Ireland go once more unto the breach against New Zealand in Dublin this evening, armed with the confidence of having at last beaten the world champions but under no illusions about the challenge of beating them twice in a row.
Two weeks on from the heroics of Soldier Field, Joe Schmidt’s team are in a position to savour but also fear. Belief among the Irish players they possess the skills, heart, mental strength and gameplan to beat the best team in the world has been transformed into fact by their extraordinary performance in Chicago.
Yet the words “backlash” and “revenge” have been to the fore during the 14 days since the Irish defied 111 years of failure against the All Blacks and ran in five tries for an historic 40-29 victory and Rory Best and his players know it is going to take a performance even more special than that if they are to become the first side since South Africa in 2009 to record back-to-back wins against the Kiwis.
New Zealand, it can safely be assumed, will be fuelled at the Aviva Stadium by the anger of becoming the first of their countrymen to lose to Ireland and to have lost an 18-Test winning run stretching back to August 2015.
The changes they have made in personnel, particularly with the returns of first-choice locks Brodie Retallick and Sam Whitelock, will bring a greater ferocity, focus and ruthlessness to their game, while there is an additional emotional aspect to their motivation this week, not just on yesterday’s first anniversary of All Blacks great Jonah Lomu’s death at the age of 40 but following the 7.8 magnitude earthquake that hit New Zealand’s east coast and the South Island in particular six days ago.
Just as Ireland paid tribute to their own fallen hero Anthony Foley in Chicago, the All Black family will close ranks this weekend and honour the rugby superstar that was Lomu.
“One of the things that is important to us is our legacy which is a fancy word for history,” head coach Steve Hansen said. “He’s a big part of that. The boys are aware of it. They will talk about it amongst themselves and as a team about our history.
“We let our history down in Chicago and did not perform to the level we expect. If you lose games and play well and get beaten by the better team... If you lose and don’t play well then it becomes very frustrating. We know we didn’t play anywhere near as well as we could play. We know we have to play to that very high level if we are going to win against Ireland because they are a good side.”
Hansen’s opposite number Schmidt has made clear his desire to see Ireland improve on the benchmark set down two weeks ago and though Hansen cheekily suggested, based on that result in Chicago, that Ireland were the favourites today, the Irish boss was at pains to separate external expectations of his team from the necessity to execute their gameplan in an efficient, accurate and disciplined fashion.
“I don’t think you’re ever super comfortable with the expectation, because we stay focused on trying to hit some performance markers and sometimes the expectation, we don’t control,” Schmidt said.
“Some people say some things about what we are capable of doing, of what we should be doing or what our opponents aren’t capable of doing and we know that on any given day any of that information might be false because on any given day somebody can turn up and deliver. Somebody can get a couple of things right and it swings a game.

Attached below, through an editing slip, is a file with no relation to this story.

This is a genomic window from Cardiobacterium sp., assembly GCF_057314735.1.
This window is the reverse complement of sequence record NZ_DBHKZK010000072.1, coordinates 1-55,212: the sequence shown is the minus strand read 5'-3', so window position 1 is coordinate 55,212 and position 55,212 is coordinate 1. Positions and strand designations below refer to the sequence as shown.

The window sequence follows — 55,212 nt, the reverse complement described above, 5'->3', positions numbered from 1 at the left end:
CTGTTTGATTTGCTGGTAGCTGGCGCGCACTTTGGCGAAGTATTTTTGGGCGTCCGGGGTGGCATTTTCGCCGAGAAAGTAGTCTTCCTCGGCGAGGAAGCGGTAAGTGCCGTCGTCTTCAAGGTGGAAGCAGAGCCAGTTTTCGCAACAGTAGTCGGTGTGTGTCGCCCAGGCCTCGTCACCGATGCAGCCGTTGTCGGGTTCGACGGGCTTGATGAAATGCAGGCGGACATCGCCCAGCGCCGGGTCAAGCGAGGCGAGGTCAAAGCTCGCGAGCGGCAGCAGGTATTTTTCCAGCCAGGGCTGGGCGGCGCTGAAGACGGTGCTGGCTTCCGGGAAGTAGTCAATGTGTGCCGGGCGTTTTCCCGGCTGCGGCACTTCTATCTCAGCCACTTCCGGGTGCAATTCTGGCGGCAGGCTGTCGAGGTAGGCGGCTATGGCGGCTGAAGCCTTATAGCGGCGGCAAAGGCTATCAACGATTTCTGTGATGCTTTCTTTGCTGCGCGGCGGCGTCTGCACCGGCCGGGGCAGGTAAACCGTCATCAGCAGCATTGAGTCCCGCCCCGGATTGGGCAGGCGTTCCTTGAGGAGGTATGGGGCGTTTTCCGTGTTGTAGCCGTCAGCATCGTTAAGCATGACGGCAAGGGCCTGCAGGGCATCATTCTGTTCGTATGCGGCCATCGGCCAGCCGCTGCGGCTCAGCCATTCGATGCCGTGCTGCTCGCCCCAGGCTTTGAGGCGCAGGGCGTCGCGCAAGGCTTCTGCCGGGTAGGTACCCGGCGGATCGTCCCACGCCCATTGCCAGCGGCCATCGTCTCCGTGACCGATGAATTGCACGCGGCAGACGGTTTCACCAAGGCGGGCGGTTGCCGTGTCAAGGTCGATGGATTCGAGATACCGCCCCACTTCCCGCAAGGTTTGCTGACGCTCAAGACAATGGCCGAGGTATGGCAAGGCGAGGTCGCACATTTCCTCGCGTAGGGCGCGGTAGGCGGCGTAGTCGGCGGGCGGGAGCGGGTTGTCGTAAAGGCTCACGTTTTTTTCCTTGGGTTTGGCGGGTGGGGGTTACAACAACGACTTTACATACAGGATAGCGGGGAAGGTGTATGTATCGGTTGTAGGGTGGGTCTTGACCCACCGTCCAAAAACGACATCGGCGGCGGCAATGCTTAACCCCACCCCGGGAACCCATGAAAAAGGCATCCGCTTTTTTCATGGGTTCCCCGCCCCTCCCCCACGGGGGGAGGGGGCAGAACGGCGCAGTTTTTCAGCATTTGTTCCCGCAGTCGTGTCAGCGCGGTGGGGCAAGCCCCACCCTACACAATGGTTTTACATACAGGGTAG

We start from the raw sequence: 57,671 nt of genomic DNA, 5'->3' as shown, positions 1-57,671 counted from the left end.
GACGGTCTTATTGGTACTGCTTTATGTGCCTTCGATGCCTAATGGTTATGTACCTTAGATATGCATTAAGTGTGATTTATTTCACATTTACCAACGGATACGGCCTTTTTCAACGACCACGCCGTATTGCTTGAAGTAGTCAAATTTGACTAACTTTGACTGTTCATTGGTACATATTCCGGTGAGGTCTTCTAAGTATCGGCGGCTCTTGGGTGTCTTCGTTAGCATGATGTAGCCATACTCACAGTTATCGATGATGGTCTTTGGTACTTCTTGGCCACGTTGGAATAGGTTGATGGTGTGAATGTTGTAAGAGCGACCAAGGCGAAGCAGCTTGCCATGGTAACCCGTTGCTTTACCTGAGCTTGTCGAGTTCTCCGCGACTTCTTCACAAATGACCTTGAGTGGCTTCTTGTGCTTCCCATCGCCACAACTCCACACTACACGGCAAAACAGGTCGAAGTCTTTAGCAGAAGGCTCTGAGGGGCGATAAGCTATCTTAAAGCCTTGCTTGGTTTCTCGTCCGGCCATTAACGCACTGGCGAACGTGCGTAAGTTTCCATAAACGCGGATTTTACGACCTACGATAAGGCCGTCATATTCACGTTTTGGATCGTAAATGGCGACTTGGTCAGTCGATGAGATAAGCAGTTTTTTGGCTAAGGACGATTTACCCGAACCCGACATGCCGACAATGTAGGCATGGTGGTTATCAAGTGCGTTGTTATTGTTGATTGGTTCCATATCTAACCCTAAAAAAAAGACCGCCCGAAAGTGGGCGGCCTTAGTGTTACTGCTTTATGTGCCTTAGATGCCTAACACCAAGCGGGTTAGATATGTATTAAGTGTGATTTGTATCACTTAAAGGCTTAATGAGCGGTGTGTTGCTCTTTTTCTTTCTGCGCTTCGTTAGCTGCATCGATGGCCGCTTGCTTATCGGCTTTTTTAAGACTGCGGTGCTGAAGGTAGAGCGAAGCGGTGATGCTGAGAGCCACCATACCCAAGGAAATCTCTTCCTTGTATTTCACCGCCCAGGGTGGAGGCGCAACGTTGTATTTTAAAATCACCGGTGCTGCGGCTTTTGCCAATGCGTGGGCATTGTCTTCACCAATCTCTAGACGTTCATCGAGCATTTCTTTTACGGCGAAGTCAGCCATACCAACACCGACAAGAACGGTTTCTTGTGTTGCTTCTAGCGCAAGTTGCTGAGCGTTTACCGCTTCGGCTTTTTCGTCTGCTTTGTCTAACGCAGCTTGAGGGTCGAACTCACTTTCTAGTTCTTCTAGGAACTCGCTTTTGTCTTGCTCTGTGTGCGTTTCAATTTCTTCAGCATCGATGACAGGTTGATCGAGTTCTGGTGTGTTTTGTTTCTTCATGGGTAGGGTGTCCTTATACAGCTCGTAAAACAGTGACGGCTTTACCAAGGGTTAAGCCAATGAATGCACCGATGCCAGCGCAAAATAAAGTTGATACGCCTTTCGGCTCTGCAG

“What you try to do is be as studious as you can, try to be as clear as you can in what your plan is.
“I don’t think we tactically did anything extra-special (to beat the All Blacks), it wasn’t a lot different to what we’d done in South Africa but you get access points through a couple of lineouts in the first half, get a bit of momentum and a bit of confidence and suddenly when you’re playing with confidence it’s a little bit different. I think one of the advantages the All Blacks have, is that they’ve been afforded the luxury of feeling a confidence about what they can deliver because their performances reflect exactly that.”
Vengeance may be the primary motivation for New Zealand but Hansen and his coaches will have been busy seeking improvement from their players after the Chicago performance. Chief among the “work-ons” will concern discipline. The All Blacks conceded 12 penalties compared to Ireland’s remarkably low tally of four and saw prop Joe Moody spend 10 minutes in the sin bin in the first half for a spear tackle on Robbie Henshaw. The Irish punished them for it, scoring 12 unanswered points during the 15 v 14 period.
Schmidt’s side also made great hay from a malfunctioning New Zealand lineout as a makeshift second row of Patrick Tuipulotu and Jerome Kaino failed to get on the same page as hooker Dane Coles or their captain Kieran Read in the set-piece. In welcoming back first-choice locks Retallick and Whitelock today, Hansen will hope to have sealed off that particular Irish access point. Schmidt is certainly expecting them to get their act together in terms of both discipline and the lineout, which means his side will have to pinpoint other areas to apply pressure to the world champions.
Having cracked the code once, Schmidt has been presented with another, equally challenging brainteaser. It is one few coaches have had the privilege of solving: preparing his players to face a seldom seen beast, a wounded All Blacks team. History suggests a successful outcome is rare yet if anyone can achieve it, is this team and this coach.
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